Take the 2-minute tour ×
Stack Overflow is a question and answer site for professional and enthusiast programmers. It's 100% free, no registration required.

I'm looking into NoSQL technologies and I have explored a bit of MongoDB, Riak and Neo4j.

I'm asking if any of them can really handle the problem of traversing or retrieving data based on conditions on a related entity.

Assume I have got a tags table[id,title,created], a posts table[id,title,body], and a posts_tags table[post_id,tag_id],

I want to return the posts which contains a tag that was created earlier than Aug 5, 2012. In an SQL world it would be easy, but is this problem can be solved using NoSQL technologies ?

I'm not limited to the NoSQL options mentioned above, if anyone have got recommendation on other engines its most welcomed.

I'm just trying to know if this problem can be solved in the world of NoSQL and which engines support that the solution for that kind of problem.

Question 2: Are those entities correctly modelled in the NoSQL approach?

Question 3: Is it worth it in terms of performance to go for one of the NoSQL options or would it still be slow? (suppose I have got 2 million posts and a few thousand tags)

share|improve this question

3 Answers 3

I think all three of those NoSQL technologies would perform better in a denormalized model where the tags are all directly contained in the post record. The trouble is that you want to keep track of the time the tags are created, which is a bit more annoying than just the tags, but you could still do it. You could have a tags collection as you describe, and then you'd copy over the created time when you add a tag to a post. It gets a bit more complex if you want to be able to remove tags from the system.

In mongodb (the one I have the most experience), you could do something like this:

posts collection example:

  _id: ...,
  title: "test title",
  body: "body",
  tags: [
      title: "test tag",
      created: ISODate("2012-08-05T02:45:40.575Z")
      title: "test tag2",
      created: ISODate("2012-08-05T02:47:37.124Z")

Then your query would be something like:

db.posts.find({"tags.created":{$gt:new Date("2012/08/05")}});

And having an index on tags.created would speed that up.

TL;DR: Trying to have join tables in most of the NoSQL technologies really isn't performant.

Updating to add a bit from a neo4j perspective:

It occurred to me that you could relate tags and posts relatively easily in neo4j (without a join table, since relationships are effectively permanent joins). You'd search for less than 2012/08/05, and then find the posts related to those tags. No denormalization needed. Theoretically this is performant, although I'm not a neo4j expert yet. It would look something like this in Cypher:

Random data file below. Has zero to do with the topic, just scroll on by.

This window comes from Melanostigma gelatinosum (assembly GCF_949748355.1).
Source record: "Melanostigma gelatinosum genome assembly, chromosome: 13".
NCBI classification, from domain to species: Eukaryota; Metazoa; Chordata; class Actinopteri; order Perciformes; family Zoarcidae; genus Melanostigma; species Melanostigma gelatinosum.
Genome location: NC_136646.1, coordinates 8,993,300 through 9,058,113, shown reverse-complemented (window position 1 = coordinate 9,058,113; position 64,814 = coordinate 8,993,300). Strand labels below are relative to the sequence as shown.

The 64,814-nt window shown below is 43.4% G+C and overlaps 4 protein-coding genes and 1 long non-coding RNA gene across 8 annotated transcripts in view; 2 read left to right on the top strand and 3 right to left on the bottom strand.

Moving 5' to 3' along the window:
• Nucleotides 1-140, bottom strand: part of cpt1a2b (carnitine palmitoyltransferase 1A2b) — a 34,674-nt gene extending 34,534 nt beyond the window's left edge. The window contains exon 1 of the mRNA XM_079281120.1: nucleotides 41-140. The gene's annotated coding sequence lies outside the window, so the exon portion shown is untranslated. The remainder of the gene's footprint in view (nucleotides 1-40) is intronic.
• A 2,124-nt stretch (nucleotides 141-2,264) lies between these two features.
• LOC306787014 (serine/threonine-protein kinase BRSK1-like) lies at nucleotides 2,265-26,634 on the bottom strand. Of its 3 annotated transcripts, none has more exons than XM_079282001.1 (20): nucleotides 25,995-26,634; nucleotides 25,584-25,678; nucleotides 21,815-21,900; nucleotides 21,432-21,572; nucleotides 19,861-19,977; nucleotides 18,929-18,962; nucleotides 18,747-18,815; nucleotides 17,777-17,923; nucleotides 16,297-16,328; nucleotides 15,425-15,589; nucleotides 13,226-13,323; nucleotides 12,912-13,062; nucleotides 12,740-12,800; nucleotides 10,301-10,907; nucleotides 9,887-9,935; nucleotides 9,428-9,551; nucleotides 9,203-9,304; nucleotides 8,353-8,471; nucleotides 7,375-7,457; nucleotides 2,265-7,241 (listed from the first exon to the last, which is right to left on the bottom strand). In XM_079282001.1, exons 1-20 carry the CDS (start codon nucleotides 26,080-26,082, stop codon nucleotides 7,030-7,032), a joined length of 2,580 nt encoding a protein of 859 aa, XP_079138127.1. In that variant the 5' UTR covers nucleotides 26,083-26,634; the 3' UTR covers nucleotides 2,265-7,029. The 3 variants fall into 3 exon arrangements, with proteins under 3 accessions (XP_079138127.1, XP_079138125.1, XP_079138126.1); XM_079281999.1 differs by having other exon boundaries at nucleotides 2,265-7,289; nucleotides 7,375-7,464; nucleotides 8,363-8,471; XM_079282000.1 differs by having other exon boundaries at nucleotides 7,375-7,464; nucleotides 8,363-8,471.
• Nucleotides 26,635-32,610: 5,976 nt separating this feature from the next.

START post=node(*) 
MATCH post<-[:tagged]-tag 
WHERE tag.created < "2012-08-05" 
RETURN post, tag;

You can probably make this query faster by indexing created and making START match the index, instead of using WHERE. In this example, I made created an ISO date string, and the relationship type was tagged.

share|improve this answer
Thanks alot for your explanation, however what if I wanted to list distinct tags? for auto-completion for instance. Excuse my poor example of the problem definition, but suppose also that I have got alot of meta-data about the tags not just the creation date. Would this solution still be better ? –  Omar A. Shaban Aug 5 '12 at 3:25
For distinct tags you could still use your tags collection. As for your other metadata, it really depends. If it's one-time configuration metadata that you want to set up about a tag, that's one thing (and it would be easy to denormalize it), but if you want to be able to update the metadata and would need to propagate changes to all of your denormalized posts, you're going to suffer whenever you need to do that. –  Wes Freeman Aug 5 '12 at 3:30
@omar.php You can use distinct() if you just want the tag titles. –  Stennie Aug 5 '12 at 4:43
Added a section about neo4j. –  Wes Freeman Aug 6 '12 at 2:41

With Couchbase, you can store the tags inline, just like in Wes's answer, but then use create a view index which allows easy query for all tags with prefix "app" eg this can return Apple and application and apply.

This article describes what went into building an autocomplete tag search on Couch: http://blog.couchbase.com/typeahead-search-couchdb

It's a little old but the general pattern still applies.

share|improve this answer

Since, as you mention, it would be easy to solve your problems using SQL, maybe you should consider a NewSQL database, see NoSQL, NewSQL and Beyond

share|improve this answer

Your Answer


By posting your answer, you agree to the privacy policy and terms of service.

Not the answer you're looking for? Browse other questions tagged or ask your own question.